Media violence may be easier tarred than regulated
As US lawmakers convene hearings on violence in the entertainment industry, but their options may be limited.
To many, it seems like a no-brainer: Exposing children to excessive violence in movies, music, and video games may be harmful.
But how to keep such entertainment away from the eyes and ears of youngsters is proving to be a vexing problem for would-be regulators - from Congress, to the presidential candidates, to industry executives themselves.
Yesterday, the Senate Commerce Committee spent the day debating how far lawmakers need to go - or legally can go - to control the dissemination of violence-laced imagery. The hearing follows Monday's release of a Federal Trade Commission (FTC) study, which claims that the entertainment industry has been pitching violent content to young children and teens.
What is to be done is under discussion, but everyone agrees that tighter regulation of this industry will be incredibly difficult.
One of the biggest hurdles is simply that the link between kids' behavior and violent movies, lyrics, and videogames is hard to prove with scientific certainty. Even when cause and effect are more conclusive - as in the case of tobacco and health problems - it took decades of battle in Congress and the courts to ban certain kinds of cigarette advertising and sales.
"This is not like the connection between [smoking and illness]. You can't draw that scientific conclusion," says Bob Alexander, a media consultant who works with movie studios, video-game publishers, and TV networks. "You might find that product objectionable and you might be afraid when you see a bunch of kids on the street, but those two things happen in your mind, not in theirs."
Still, those pushing for greater regulation of the entertainment industry believe they can act without such conclusive proof, so long as they don't trample the free-speech rights of artists and the public.
While regulating the content of songs or movies is prohibited, experts see wider latitude for controlling advertising for such products. Ads fall under the label of "commercial speech," that is, speech motivated by financial interests. The US Supreme Court has ruled that commercial speech is entitled to some protection under the Constitution - but also that it can be regulated, even if all that the ads claim is true.
Still, the free-speech questions are prickly enough that government usually opts for industry self-regulation - in everything from funeral homes to alcohol. Indeed, the liquor industry has voluntarily refrained from TV advertising of all hard liquor for almost 50 years.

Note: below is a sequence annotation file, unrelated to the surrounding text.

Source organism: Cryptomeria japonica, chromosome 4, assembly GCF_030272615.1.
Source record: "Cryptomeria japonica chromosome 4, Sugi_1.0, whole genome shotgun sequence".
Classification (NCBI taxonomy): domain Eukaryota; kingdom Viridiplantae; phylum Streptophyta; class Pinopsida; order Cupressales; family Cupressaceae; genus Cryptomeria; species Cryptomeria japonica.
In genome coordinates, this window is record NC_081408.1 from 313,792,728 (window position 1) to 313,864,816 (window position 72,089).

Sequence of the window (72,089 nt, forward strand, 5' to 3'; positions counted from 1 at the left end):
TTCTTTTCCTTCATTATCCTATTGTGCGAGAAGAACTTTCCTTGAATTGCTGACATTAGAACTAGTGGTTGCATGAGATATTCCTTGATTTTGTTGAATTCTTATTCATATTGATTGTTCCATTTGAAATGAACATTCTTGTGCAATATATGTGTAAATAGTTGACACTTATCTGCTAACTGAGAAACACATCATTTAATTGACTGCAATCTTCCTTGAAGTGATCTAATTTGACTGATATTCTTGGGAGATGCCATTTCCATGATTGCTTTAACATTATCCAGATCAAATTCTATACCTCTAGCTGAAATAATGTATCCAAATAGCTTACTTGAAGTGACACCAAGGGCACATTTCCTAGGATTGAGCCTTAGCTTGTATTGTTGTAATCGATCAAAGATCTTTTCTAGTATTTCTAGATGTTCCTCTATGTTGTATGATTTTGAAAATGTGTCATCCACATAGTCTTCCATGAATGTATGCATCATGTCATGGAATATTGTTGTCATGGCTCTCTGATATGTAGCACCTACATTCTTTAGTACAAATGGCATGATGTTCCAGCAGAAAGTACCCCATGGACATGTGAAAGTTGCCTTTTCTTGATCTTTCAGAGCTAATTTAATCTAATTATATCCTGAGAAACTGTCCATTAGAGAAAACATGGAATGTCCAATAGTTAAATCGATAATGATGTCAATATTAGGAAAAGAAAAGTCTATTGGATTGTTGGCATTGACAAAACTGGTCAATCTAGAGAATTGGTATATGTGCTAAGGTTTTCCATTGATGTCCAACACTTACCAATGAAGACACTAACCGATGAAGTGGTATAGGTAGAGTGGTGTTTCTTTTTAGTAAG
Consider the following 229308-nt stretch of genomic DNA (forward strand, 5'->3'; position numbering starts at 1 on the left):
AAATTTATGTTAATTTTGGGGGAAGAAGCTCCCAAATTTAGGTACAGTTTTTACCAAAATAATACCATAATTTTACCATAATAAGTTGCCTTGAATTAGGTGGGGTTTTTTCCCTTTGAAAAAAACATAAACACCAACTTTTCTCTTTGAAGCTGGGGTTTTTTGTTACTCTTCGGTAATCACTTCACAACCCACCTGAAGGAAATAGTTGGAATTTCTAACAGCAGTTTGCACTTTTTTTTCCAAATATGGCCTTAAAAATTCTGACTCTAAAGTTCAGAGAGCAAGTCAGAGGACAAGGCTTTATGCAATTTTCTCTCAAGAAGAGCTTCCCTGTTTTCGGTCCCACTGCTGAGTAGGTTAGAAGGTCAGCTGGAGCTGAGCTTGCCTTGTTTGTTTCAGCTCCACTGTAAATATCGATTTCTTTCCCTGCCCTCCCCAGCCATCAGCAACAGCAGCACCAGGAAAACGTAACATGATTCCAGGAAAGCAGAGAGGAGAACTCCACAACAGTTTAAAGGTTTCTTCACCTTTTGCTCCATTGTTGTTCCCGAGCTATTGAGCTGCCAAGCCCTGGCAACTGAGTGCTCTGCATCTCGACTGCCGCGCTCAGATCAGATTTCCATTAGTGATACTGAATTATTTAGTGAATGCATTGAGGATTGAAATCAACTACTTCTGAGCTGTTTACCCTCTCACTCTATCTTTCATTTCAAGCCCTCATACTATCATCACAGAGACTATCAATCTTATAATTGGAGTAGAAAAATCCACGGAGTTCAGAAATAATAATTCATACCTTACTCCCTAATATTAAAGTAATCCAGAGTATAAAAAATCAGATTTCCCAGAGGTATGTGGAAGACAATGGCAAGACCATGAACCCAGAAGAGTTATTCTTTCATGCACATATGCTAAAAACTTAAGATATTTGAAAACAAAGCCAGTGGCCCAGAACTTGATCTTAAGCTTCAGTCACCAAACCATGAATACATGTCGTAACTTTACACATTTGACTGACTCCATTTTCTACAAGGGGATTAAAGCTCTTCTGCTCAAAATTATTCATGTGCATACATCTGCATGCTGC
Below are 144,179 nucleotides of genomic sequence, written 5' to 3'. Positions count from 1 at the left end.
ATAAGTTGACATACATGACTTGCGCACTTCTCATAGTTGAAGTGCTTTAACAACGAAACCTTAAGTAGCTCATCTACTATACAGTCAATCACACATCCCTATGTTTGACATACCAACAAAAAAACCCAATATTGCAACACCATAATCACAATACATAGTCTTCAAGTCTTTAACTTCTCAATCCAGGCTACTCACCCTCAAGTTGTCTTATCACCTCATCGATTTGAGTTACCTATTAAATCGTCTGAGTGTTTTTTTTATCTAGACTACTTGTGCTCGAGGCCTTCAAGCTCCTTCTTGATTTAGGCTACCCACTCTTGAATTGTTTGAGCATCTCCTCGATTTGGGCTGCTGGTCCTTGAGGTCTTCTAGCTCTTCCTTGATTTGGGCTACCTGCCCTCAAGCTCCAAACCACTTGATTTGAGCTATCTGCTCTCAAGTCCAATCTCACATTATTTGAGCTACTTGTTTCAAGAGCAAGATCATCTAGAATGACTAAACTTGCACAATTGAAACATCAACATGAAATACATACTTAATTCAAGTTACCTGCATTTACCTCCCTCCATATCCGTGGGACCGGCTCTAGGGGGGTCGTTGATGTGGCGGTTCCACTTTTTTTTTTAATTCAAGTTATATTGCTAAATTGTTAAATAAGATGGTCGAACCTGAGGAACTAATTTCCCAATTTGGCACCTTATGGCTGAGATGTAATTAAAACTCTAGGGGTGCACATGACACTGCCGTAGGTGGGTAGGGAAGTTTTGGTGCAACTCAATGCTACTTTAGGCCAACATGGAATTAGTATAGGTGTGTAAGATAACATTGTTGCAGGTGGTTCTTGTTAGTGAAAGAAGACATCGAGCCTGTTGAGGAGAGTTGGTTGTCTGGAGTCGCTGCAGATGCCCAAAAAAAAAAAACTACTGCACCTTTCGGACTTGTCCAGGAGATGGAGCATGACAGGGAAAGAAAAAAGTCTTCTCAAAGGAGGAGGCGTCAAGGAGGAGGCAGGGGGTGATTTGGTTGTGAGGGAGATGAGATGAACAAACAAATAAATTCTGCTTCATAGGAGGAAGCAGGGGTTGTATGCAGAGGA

"The FTC has broad jurisdiction over most sectors of commerce, but we encourage self-regulation," says Mary Engle, project director of the FTC report on entertainment-industry marketing practices. "It tends to be much more flexible and prompt than government regulation, and it can be even more effective."
Industries have been fairly amenable to voluntary advertising bans or self-imposed rating systems because they know "it is their best defense against government regulation," adds Elizabeth Lascoutx, director of the Children's Advertising Review Unit of the Better Business Bureau.
Currently, all four media venues - music, TV, movies, and videogames - have rating systems in place to help parents gauge what's appropriate for their children.
But rules for advertising - whom to target and in what media - are hit and miss in the entertainment industry. This week, in response to the FTC report, the Walt Disney Co. said it will no longer run advertisements for R-rated movies before 9 p.m. on ABC, the Disney-owned broadcast network. Other networks have their own, different policies.
Even if US lawmakers voted to regulate advertising or to set up a mandatory ratings system - ideas the entertainment industry will vehemently fight - children could still find ways to gain access to violent entertainment.
On TV, the loss of distinct hours for children's programming - and the advent of 24-hour cable channels such as the Cartoon Network - will make it harder to define what's acceptable advertising.
Then there's the Internet, a vast electronic world where children can access all sorts of violent or adult material. "The Internet is unlike anything that has ever been seen before," says Stephen Balkam of the Internet Content Rating Association, an England-based group that urges online companies to rate themselves and disclose what type of material is on their Web sites.
"I don't think we have the right balance now," says Mr. Balkam. "The industry should be challenged to get behind the self-regulatory efforts, but parents need to ... take the Internet seriously."
The fact that Congress passed the Children's Online Privacy Protection Act in 1998 shows that government will act if it perceives an industry is not moving fast enough, says Ms. Lascoutx. "It's going to be very interesting to see what comes out of these [entertainment] hearings," she says. "If there is any legislation, it will probably be tied up in court for so long, it will be a long time before anyone sees the effect."
The entertainment industry refused to take part in the Senate hearings and says it does not target children. Take, for instance, ads during TV's "Xena: Warrior Princess," mentioned in the FTC report. Mr. Alexander says "it's nuts" for the FTC to say: "We know that a certain number of children watch that show, so you can't advertise certain products."
(c) Copyright 2000. The Christian Science Publishing Society